Wade, M., Moore, C., Astington, J.W., Frampton, K., & Jenkins, J.M. (2015). Cumulative contextual risk, maternal responsivity, and social cognition at 18 months. Development and Psychopathology, 27, 189-203.
Wade, M., Browne, D.T., Madigan, S., Plamondon, A., & Jenkins, J.M. (2014). Normal birth weight variation and children’s neuropsychological functioning: links between language, executive functioning, and theory of mind. Journal of the International Neuropsychological Society, 20(9), 909-919.
Michelle is a first year PhD student in the School and Clinical Child Psychology program. Her Master’s thesis examined various risk factors that are associated with the development of child psychopathology, and the sibling relationship as a protective factor. Currently, she is involved in research examining predictors in infancy associated with childhood mental health problems. She is also co-leading a training program aimed at improving childcare provider sensitivity toward toddlers in a daycare setting. Michelle completed her Honours Bachelor of Science at the University of Toronto. As part of her clinical experience, she completed her practicum at the Dufferin Peel Catholic District School Board.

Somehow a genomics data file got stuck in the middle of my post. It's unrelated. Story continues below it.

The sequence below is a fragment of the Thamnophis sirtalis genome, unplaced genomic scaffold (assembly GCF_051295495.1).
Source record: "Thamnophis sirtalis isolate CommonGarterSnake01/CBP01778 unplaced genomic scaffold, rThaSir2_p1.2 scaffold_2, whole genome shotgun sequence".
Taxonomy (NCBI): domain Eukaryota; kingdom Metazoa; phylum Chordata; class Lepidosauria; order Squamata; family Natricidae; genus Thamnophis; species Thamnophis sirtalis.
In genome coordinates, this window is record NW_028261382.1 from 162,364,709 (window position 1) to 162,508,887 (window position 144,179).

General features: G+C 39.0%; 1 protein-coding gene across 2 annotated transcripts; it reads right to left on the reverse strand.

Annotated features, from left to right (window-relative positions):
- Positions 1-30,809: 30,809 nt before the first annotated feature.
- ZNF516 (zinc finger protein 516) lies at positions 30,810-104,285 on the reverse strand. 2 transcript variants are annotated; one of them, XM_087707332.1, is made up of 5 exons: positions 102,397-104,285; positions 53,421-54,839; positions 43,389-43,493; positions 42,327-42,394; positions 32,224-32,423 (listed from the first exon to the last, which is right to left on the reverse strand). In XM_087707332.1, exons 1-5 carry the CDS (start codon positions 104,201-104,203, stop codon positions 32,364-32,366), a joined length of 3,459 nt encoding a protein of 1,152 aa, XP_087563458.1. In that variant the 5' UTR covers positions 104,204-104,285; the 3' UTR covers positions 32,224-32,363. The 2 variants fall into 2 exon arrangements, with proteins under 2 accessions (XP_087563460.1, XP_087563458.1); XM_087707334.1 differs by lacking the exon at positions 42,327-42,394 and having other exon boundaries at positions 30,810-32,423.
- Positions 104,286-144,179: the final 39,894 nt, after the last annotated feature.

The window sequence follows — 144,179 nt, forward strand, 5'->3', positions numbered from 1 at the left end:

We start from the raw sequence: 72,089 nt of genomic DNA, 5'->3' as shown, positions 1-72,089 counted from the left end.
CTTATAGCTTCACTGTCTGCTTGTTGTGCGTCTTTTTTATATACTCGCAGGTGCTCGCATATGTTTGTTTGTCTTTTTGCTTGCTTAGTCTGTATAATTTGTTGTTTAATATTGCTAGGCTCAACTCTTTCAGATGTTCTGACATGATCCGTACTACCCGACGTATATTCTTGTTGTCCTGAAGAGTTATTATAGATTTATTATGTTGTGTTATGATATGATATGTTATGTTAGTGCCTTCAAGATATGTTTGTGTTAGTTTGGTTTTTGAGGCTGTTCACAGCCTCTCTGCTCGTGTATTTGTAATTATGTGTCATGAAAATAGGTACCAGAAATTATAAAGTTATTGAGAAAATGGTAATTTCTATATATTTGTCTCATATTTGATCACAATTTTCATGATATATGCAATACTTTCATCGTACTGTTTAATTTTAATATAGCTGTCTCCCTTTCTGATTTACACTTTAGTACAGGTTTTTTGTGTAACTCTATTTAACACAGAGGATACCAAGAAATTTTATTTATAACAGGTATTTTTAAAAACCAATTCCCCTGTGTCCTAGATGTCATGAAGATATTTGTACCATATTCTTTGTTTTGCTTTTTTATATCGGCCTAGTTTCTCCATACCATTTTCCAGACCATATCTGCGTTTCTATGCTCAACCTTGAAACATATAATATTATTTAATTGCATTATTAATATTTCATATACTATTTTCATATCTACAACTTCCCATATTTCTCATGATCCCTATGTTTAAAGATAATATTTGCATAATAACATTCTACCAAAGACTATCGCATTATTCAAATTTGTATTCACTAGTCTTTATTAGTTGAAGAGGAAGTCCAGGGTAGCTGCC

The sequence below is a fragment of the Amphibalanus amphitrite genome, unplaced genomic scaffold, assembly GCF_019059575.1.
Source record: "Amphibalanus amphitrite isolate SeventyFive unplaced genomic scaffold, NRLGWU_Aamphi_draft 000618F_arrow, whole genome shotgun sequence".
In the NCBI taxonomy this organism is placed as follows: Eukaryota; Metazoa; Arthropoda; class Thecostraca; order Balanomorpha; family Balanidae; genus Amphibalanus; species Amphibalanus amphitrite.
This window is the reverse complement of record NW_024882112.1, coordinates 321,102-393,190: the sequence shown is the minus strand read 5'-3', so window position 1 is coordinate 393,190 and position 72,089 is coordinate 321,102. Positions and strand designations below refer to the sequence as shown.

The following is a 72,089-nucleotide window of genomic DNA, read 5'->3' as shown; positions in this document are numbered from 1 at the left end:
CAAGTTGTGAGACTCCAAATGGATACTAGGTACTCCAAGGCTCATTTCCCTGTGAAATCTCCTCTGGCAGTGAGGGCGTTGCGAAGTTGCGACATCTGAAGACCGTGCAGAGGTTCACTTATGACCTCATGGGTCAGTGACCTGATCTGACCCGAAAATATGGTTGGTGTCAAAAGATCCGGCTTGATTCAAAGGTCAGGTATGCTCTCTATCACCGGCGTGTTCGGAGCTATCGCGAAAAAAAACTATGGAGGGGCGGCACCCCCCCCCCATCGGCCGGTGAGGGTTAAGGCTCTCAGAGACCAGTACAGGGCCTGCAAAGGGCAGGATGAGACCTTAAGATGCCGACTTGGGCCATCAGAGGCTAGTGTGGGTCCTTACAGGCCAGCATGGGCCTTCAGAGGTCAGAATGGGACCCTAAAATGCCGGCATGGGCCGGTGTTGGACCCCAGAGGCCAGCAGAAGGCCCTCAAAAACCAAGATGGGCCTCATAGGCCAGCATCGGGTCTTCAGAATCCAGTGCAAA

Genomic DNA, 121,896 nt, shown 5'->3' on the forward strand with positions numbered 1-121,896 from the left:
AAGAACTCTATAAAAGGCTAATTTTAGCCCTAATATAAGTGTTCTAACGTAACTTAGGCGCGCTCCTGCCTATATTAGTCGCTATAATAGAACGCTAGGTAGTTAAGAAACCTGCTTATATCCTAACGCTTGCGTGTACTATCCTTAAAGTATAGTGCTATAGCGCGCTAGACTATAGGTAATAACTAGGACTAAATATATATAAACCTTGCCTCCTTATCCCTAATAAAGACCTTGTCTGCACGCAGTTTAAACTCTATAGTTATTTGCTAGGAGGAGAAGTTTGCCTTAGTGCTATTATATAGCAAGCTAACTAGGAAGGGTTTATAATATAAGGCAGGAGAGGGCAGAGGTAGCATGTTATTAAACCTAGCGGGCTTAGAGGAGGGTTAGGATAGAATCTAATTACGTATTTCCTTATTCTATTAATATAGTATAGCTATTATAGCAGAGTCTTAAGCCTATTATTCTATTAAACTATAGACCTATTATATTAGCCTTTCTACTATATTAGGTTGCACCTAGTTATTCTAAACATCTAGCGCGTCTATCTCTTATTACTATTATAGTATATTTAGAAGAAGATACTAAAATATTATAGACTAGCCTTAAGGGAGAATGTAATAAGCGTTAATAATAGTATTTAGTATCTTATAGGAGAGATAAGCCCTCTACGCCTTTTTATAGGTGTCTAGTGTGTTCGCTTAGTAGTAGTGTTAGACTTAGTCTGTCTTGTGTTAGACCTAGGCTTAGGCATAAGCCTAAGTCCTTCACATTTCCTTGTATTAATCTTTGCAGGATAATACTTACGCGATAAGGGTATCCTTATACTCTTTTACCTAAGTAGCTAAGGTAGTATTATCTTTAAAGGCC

Noam is a first year PhD student in the School and Clinical Child Psychology program. Her Master’s thesis examined personality differences among siblings and the effects of those differences on sibling relationship quality. She is involved in several projects, among which are an early risk assessment tool of child psychopathology, as well as a meta analysis evaluating the existing literature on the effects of Kangaroo Mother Care. Noam has completed her clinical practicum at the Toronto District School Board. She received her specialized honours bachelors degree in psychology at York University.